How my company survived a ransomware attack

Chris Williams, director of containers supplier Willbox, reveals how quick thinking from the company’s external IT support meant a ransomware attack on his company could have been so much worse.

Willbox is a container hire and sales company based in Southampton, England. The brand is owned and operated by Williams Shipping, a family business founded in 1894, which provides marine and logistics services across the UK and Western Europe. A few months ago, we were hit by a ransomware attack.

It was our one and only cyber attack, and it happened at 02.15 on September 29th 2016. Luckily we were prepared and had a backup server in place, with a remote backup located in an offsite server house. Otherwise, it could have been catastrophic. As it was, it turned out to be merely frustrating and time-consuming.

Our main server was attacked with CryptoLocker, which led to a ransomware attack that encrypts all the files in the server to ‘CRYSIS’ files. When hit by this attack, you then receive a message from the ransomware that informs you that if you do not pay a certain amount of money (in the form of BITCOIN) your files will be deleted. You usually have 24 hours to comply until the ransom amount is double, then after a further 24 hours the files are deleted. The hackers were able to infiltrate our server by locating the port to our RDS server, and using an old username that had a generic password.

Taking quick action after a ransomware attack

Fortunately we were swiftly alerted to the attack by our IT management company who then set to work restoring all the infected files back to their original state using the backup server. All of our main software programmes were also rendered useless and had to be reinstalled. We lost roughly a day during the restoration process, but it could have been so much worse.

The backup server enabled us to roll back one day; effectively costing the business in lost time. Without a backup server, we would have been stuck with a tough reality; starting from scratch with our shared network environment and IT infrastructure across the group of companies. It’s hard to place a number on damages, but for a combined office team of 35 this could have taken a number of weeks to get back to where we started. Luckily we use a number of apps and software packages to manage the business, all of which have their own backup systems in place. Some assets, such as historical photos and documents, may have never been recovered.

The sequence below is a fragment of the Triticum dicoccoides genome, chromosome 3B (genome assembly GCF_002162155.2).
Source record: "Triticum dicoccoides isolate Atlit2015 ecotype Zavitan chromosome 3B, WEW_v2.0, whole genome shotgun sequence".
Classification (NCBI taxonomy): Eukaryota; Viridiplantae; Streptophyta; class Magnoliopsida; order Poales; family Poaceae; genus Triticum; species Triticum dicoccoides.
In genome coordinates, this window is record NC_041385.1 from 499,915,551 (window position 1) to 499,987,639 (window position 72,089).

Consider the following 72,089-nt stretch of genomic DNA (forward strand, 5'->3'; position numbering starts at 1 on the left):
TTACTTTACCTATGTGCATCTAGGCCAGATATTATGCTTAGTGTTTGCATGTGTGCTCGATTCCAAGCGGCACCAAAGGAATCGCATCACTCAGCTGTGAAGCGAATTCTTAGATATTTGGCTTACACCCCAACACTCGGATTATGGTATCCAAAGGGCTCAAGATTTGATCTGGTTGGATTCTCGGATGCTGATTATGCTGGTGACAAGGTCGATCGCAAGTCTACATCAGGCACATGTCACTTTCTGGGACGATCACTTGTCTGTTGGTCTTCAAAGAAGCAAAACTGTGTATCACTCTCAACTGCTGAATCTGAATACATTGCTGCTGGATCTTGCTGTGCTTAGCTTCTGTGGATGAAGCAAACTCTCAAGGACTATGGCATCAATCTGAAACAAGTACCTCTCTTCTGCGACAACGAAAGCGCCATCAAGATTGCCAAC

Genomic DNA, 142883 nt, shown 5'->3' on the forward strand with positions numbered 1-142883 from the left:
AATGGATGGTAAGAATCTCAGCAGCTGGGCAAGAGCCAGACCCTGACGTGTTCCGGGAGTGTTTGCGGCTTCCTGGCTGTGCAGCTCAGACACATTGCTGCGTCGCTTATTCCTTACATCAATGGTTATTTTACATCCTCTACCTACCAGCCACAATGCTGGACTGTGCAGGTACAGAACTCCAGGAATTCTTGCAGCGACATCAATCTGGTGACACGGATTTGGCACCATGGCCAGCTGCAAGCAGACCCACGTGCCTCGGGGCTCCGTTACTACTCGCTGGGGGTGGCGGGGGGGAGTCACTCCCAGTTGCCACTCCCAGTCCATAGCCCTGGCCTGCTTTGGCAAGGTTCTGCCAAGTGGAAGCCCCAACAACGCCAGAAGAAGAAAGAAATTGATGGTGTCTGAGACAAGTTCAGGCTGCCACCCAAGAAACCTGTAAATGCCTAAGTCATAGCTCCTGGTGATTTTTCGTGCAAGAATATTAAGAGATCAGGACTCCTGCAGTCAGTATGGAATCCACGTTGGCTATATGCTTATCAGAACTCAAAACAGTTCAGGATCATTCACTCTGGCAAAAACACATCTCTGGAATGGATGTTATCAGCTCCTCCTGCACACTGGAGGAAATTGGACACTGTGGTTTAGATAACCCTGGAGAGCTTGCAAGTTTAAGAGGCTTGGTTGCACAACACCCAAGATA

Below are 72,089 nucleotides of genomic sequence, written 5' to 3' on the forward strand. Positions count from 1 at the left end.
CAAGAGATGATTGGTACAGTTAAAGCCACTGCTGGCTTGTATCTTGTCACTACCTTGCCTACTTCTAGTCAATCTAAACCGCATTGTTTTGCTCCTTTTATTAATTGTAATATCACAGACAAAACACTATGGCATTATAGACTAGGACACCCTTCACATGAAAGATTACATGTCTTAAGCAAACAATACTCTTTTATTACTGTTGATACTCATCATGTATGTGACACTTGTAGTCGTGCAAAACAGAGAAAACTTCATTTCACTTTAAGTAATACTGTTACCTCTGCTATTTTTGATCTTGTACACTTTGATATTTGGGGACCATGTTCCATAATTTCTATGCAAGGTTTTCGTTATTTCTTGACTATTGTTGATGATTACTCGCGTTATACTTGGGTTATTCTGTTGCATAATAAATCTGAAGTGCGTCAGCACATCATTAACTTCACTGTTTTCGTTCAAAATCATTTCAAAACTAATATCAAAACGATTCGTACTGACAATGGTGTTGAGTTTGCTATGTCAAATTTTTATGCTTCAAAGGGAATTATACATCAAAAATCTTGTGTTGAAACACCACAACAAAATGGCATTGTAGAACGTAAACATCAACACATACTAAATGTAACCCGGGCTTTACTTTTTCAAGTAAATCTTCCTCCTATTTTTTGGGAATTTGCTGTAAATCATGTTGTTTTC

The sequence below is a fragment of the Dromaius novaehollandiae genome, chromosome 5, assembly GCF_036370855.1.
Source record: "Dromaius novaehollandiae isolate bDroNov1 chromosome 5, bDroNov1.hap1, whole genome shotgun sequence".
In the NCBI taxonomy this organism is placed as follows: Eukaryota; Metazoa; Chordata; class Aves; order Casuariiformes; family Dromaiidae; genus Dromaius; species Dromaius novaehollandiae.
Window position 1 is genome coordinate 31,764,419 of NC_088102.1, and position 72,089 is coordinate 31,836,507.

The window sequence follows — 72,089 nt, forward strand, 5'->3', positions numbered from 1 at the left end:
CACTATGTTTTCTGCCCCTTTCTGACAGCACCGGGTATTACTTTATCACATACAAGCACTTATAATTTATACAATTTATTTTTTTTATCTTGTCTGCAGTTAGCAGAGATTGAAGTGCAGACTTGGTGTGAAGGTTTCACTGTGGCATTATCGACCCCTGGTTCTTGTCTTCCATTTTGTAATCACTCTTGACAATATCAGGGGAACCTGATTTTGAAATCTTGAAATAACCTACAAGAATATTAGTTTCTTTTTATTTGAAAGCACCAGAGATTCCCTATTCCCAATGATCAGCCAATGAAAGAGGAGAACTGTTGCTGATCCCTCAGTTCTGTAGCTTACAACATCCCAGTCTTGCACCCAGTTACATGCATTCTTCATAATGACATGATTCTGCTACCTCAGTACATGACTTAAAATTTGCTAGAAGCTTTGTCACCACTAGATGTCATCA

Make it difficult for cyber criminals

All of our ports have now been changed to make it virtually impossible for the hackers to identify which port is our RDS server. We have implemented a strict username and password policy, which includes longer passwords with many symbols and characters, which are then refreshed randomly and at least every 90 days. We have also locked down the number of users that can connect to the RDS server remotely from their home PCs.

I would suggest to other businesses to make sure you have a backup server, and make sure you don’t skimp on the quality of this server. Although you can get a cheap backup server, in the event of a system shutdown, your business will be running on that server. If it’s not powerful enough to run your day-to-day tasks, then it’s not much use. Have a strong password policy, and make sure all it users are aware of the ways in which you can be hacked (infected attachments etc). Keep your hardware and software up to date; your IT infrastructure is only as strong as its weakest link; that old dusty windows 98 PC in the corner of your office could be a hacker’s dream!

Chris Williams is director of Willbox

Further reading on how a ransomware attack can hit your company

Ben Lobel

Ben Lobel

Ben Lobel was the editor of from 2010 to 2018. He specialises in writing for start-up and scale-up companies in the areas of finance, marketing and HR.

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